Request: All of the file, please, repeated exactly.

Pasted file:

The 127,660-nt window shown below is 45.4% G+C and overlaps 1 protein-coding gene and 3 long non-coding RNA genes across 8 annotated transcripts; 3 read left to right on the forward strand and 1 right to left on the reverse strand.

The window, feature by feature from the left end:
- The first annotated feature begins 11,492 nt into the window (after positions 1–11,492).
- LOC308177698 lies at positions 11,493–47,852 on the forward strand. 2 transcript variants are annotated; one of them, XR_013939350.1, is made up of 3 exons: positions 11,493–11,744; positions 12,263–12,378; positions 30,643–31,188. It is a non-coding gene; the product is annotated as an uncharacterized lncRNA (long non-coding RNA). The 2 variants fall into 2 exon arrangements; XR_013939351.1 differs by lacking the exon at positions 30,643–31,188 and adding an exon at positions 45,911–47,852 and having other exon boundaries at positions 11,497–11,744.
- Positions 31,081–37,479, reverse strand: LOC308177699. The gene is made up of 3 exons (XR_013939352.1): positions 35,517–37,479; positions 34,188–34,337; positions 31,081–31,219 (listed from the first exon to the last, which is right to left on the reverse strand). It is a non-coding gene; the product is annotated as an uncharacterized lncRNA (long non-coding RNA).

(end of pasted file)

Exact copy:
The 127,660-nt window shown below is 45.4% G+C and overlaps 1 protein-coding gene and 3 long non-coding RNA genes across 8 annotated transcripts; 3 read left to right on the forward strand and 1 right to left on the reverse strand.

The window, feature by feature from the left end:
- The first annotated feature begins 11,492 nt into the window (after positions 1–11,492).
- LOC308177698 lies at positions 11,493–47,852 on the forward strand. 2 transcript variants are annotated; one of them, XR_013939350.1, is made up of 3 exons: positions 11,493–11,744; positions 12,263–12,378; positions 30,643–31,188. It is a non-coding gene; the product is annotated as an uncharacterized lncRNA (long non-coding RNA). The 2 variants fall into 2 exon arrangements; XR_013939351.1 differs by lacking the exon at positions 30,643–31,188 and adding an exon at positions 45,911–47,852 and having other exon boundaries at positions 11,497–11,744.
- Positions 31,081–37,479, reverse strand: LOC308177699. The gene is made up of 3 exons (XR_013939352.1): positions 35,517–37,479; positions 34,188–34,337; positions 31,081–31,219 (listed from the first exon to the last, which is right to left on the reverse strand). It is a non-coding gene; the product is annotated as an uncharacterized lncRNA (long non-coding RNA).